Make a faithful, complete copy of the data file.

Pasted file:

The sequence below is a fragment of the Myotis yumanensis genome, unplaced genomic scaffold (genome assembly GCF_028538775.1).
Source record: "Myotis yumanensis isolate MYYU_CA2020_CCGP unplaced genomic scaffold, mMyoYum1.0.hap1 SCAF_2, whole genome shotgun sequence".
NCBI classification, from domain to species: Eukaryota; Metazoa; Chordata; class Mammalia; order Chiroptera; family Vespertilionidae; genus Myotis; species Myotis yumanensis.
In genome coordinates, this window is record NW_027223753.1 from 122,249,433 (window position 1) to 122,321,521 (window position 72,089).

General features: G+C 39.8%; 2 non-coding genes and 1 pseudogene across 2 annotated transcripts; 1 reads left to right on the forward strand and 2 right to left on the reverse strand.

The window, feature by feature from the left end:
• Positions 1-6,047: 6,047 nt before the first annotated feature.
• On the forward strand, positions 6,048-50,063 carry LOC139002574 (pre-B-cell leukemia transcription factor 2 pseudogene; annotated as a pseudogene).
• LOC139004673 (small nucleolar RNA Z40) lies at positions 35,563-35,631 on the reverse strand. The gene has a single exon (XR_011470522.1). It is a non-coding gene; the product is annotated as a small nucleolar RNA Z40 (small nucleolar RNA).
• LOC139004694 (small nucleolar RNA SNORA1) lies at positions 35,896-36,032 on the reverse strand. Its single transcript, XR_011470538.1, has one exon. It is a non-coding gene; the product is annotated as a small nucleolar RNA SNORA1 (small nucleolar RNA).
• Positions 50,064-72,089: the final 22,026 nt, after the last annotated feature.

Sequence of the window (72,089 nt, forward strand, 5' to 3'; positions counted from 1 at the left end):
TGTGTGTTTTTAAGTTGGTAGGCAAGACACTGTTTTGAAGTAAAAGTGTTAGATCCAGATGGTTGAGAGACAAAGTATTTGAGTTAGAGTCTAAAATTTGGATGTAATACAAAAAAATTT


The sequence below is a fragment of the Myotis yumanensis genome, unplaced genomic scaffold (genome assembly GCF_028538775.1).
Source record: "Myotis yumanensis isolate MYYU_CA2020_CCGP unplaced genomic scaffold, mMyoYum1.0.hap1 SCAF_2, whole genome shotgun sequence".
NCBI classification, from domain to species: Eukaryota; Metazoa; Chordata; class Mammalia; order Chiroptera; family Vespertilionidae; genus Myotis; species Myotis yumanensis.
In genome coordinates, this window is record NW_027223753.1 from 122,249,433 (window position 1) to 122,321,521 (window position 72,089).

General features: G+C 39.8%; 2 non-coding genes and 1 pseudogene across 2 annotated transcripts; 1 reads left to right on the forward strand and 2 right to left on the reverse strand.

The window, feature by feature from the left end:
• Positions 1-6,047: 6,047 nt before the first annotated feature.
• On the forward strand, positions 6,048-50,063 carry LOC139002574 (pre-B-cell leukemia transcription factor 2 pseudogene; annotated as a pseudogene).
• LOC139004673 (small nucleolar RNA Z40) lies at positions 35,563-35,631 on the reverse strand. The gene has a single exon (XR_011470522.1). It is a non-coding gene; the product is annotated as a small nucleolar RNA Z40 (small nucleolar RNA).
• LOC139004694 (small nucleolar RNA SNORA1) lies at positions 35,896-36,032 on the reverse strand. Its single transcript, XR_011470538.1, has one exon. It is a non-coding gene; the product is annotated as a small nucleolar RNA SNORA1 (small nucleolar RNA).
• Positions 50,064-72,089: the final 22,026 nt, after the last annotated feature.

Sequence of the window (72,089 nt, forward strand, 5' to 3'; positions counted from 1 at the left end):
TGTGTGTTTTTAAGTTGGTAGGCAAGACACTGTTTTGAAGTAAAAGTGTTAGATCCAGATGGTTGAGAGACAAAGTATTTGAGTTAGAGTCTAAAATTTGGATGTAATACAAAAAAATTT